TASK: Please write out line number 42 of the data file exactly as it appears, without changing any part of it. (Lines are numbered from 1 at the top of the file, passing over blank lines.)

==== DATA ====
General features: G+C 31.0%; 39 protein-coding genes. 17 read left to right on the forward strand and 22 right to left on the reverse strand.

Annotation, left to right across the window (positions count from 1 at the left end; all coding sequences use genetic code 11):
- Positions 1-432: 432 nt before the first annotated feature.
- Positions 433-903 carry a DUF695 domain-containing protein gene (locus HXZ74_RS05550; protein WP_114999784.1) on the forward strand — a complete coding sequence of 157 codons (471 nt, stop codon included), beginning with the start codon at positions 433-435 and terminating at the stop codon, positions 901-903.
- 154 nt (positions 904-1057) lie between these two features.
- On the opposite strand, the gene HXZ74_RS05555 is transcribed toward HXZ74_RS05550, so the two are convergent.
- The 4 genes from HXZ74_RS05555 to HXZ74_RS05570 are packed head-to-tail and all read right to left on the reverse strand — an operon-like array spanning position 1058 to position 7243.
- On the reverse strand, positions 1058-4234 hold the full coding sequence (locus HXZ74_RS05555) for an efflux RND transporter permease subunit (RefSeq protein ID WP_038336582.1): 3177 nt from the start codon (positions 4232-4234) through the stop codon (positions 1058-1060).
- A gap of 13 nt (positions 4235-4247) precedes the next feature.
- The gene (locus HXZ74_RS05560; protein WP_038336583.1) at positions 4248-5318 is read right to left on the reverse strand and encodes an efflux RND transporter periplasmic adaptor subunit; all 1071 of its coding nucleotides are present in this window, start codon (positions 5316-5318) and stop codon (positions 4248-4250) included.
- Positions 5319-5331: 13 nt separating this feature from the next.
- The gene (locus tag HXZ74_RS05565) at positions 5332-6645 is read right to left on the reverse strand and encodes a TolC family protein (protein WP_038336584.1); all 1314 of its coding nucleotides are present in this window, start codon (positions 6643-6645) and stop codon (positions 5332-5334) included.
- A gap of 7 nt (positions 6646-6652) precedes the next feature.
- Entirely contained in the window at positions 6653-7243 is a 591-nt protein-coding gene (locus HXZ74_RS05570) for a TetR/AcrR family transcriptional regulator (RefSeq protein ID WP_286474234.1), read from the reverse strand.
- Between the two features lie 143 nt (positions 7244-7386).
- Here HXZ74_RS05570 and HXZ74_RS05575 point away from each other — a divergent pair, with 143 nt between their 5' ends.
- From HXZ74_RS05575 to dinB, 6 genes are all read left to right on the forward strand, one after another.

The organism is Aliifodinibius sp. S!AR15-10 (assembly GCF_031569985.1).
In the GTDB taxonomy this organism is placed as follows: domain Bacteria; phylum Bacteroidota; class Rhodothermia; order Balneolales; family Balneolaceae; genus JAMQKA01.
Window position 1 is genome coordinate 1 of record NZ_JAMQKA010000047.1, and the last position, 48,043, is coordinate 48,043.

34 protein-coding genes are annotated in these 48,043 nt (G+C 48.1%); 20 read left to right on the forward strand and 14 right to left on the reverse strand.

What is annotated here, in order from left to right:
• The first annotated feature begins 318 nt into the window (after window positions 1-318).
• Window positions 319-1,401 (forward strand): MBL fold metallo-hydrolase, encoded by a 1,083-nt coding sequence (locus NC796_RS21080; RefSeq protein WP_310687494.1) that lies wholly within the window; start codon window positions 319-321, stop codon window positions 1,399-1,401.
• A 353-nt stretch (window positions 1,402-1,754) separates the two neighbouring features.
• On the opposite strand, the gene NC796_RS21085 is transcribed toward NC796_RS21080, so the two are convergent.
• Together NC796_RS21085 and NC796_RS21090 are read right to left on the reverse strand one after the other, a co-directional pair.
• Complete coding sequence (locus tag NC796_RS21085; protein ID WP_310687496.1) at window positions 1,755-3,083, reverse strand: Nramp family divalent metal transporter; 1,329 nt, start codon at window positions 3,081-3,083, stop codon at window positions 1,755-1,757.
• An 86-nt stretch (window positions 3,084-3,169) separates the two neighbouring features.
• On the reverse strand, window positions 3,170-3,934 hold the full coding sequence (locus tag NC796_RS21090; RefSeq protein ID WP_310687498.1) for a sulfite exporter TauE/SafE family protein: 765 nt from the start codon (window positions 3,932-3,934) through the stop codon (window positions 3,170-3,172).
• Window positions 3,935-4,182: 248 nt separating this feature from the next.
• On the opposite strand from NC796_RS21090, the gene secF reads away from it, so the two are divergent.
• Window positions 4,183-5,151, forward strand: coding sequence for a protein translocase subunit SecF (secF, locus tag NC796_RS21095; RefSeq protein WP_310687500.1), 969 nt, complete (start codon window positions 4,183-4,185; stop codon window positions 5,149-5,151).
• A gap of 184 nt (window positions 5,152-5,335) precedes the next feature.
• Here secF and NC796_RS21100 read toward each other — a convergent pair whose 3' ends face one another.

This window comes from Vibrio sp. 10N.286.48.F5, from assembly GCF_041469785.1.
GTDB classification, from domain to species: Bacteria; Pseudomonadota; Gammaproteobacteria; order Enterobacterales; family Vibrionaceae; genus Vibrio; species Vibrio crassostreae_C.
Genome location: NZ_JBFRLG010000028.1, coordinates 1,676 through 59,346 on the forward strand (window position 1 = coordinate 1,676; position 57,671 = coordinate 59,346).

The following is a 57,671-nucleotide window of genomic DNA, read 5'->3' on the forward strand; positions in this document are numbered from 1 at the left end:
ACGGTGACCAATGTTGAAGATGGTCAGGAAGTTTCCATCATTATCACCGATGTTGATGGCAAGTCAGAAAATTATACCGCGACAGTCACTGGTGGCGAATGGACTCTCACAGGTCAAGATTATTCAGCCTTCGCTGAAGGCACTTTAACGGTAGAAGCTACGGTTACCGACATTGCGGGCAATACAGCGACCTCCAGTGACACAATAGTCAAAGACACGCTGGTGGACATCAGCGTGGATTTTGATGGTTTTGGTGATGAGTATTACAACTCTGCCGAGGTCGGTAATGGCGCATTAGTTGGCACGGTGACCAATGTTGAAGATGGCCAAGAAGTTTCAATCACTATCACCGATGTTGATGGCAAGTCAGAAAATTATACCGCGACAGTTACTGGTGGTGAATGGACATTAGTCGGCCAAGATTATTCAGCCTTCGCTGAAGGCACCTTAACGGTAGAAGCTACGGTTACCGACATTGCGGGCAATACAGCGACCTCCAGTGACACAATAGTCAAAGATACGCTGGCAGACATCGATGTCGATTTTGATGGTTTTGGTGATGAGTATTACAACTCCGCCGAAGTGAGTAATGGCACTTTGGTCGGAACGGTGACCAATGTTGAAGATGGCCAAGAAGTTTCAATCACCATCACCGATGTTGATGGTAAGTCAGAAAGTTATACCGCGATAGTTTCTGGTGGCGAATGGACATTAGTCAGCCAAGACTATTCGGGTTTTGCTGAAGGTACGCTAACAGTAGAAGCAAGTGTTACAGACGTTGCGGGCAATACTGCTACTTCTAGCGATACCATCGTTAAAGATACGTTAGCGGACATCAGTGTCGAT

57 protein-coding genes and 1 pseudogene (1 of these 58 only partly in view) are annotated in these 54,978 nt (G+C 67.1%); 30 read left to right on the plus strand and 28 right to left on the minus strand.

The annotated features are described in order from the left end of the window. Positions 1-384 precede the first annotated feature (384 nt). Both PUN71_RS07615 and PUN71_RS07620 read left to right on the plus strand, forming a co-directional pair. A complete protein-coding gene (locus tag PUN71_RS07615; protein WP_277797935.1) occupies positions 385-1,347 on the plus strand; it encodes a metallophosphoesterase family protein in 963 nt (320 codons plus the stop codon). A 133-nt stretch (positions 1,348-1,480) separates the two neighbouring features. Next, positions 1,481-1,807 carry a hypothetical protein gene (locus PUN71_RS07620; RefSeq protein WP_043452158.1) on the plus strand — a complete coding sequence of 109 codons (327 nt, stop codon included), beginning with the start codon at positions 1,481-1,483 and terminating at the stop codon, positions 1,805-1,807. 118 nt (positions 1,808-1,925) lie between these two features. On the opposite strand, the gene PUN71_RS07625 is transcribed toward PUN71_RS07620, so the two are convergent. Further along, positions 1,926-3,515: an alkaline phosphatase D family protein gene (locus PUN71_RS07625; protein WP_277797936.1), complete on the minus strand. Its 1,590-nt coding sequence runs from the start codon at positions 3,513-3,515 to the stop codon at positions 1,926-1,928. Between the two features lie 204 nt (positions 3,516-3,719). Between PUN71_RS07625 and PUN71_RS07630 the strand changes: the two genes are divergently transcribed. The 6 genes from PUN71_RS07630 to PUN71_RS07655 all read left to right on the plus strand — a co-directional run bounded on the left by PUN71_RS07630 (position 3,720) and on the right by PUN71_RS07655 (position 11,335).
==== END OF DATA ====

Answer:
The annotated features are described in order from the left end of the window. Positions 1-384 precede the first annotated feature (384 nt). Both PUN71_RS07615 and PUN71_RS07620 read left to right on the plus strand, forming a co-directional pair. A complete protein-coding gene (locus tag PUN71_RS07615; protein WP_277797935.1) occupies positions 385-1,347 on the plus strand; it encodes a metallophosphoesterase family protein in 963 nt (320 codons plus the stop codon). A 133-nt stretch (positions 1,348-1,480) separates the two neighbouring features. Next, positions 1,481-1,807 carry a hypothetical protein gene (locus PUN71_RS07620; RefSeq protein WP_043452158.1) on the plus strand — a complete coding sequence of 109 codons (327 nt, stop codon included), beginning with the start codon at positions 1,481-1,483 and terminating at the stop codon, positions 1,805-1,807. 118 nt (positions 1,808-1,925) lie between these two features. On the opposite strand, the gene PUN71_RS07625 is transcribed toward PUN71_RS07620, so the two are convergent. Further along, positions 1,926-3,515: an alkaline phosphatase D family protein gene (locus PUN71_RS07625; protein WP_277797936.1), complete on the minus strand. Its 1,590-nt coding sequence runs from the start codon at positions 3,513-3,515 to the stop codon at positions 1,926-1,928. Between the two features lie 204 nt (positions 3,516-3,719). Between PUN71_RS07625 and PUN71_RS07630 the strand changes: the two genes are divergently transcribed. The 6 genes from PUN71_RS07630 to PUN71_RS07655 all read left to right on the plus strand — a co-directional run bounded on the left by PUN71_RS07630 (position 3,720) and on the right by PUN71_RS07655 (position 11,335).